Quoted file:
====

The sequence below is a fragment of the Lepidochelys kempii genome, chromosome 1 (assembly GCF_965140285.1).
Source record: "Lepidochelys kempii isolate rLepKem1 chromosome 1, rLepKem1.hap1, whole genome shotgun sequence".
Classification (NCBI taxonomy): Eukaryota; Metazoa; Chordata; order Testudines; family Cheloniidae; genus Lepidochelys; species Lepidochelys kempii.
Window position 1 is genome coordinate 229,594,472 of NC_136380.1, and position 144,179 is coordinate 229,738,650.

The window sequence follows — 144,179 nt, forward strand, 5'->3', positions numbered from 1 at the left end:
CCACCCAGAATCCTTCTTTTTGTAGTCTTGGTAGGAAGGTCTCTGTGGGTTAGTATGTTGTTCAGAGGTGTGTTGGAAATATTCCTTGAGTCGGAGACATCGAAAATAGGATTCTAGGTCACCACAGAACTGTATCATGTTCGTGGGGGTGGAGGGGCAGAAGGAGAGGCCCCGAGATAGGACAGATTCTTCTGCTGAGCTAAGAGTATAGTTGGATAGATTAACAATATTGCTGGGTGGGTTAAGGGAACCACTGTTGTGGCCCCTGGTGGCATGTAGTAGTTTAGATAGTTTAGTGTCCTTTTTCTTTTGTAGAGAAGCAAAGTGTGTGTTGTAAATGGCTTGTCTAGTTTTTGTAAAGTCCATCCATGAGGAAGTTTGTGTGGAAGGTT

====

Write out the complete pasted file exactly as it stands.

The sequence below is a fragment of the Lepidochelys kempii genome, chromosome 1 (assembly GCF_965140285.1).
Source record: "Lepidochelys kempii isolate rLepKem1 chromosome 1, rLepKem1.hap1, whole genome shotgun sequence".
Classification (NCBI taxonomy): Eukaryota; Metazoa; Chordata; order Testudines; family Cheloniidae; genus Lepidochelys; species Lepidochelys kempii.
Window position 1 is genome coordinate 229,594,472 of NC_136380.1, and position 144,179 is coordinate 229,738,650.

The window sequence follows — 144,179 nt, forward strand, 5'->3', positions numbered from 1 at the left end:
CCACCCAGAATCCTTCTTTTTGTAGTCTTGGTAGGAAGGTCTCTGTGGGTTAGTATGTTGTTCAGAGGTGTGTTGGAAATATTCCTTGAGTCGGAGACATCGAAAATAGGATTCTAGGTCACCACAGAACTGTATCATGTTCGTGGGGGTGGAGGGGCAGAAGGAGAGGCCCCGAGATAGGACAGATTCTTCTGCTGAGCTAAGAGTATAGTTGGATAGATTAACAATATTGCTGGGTGGGTTAAGGGAACCACTGTTGTGGCCCCTGGTGGCATGTAGTAGTTTAGATAGTTTAGTGTCCTTTTTCTTTTGTAGAGAAGCAAAGTGTGTGTTGTAAATGGCTTGTCTAGTTTTTGTAAAGTCCATCCATGAGGAAGTTTGTGTGGAAGGTT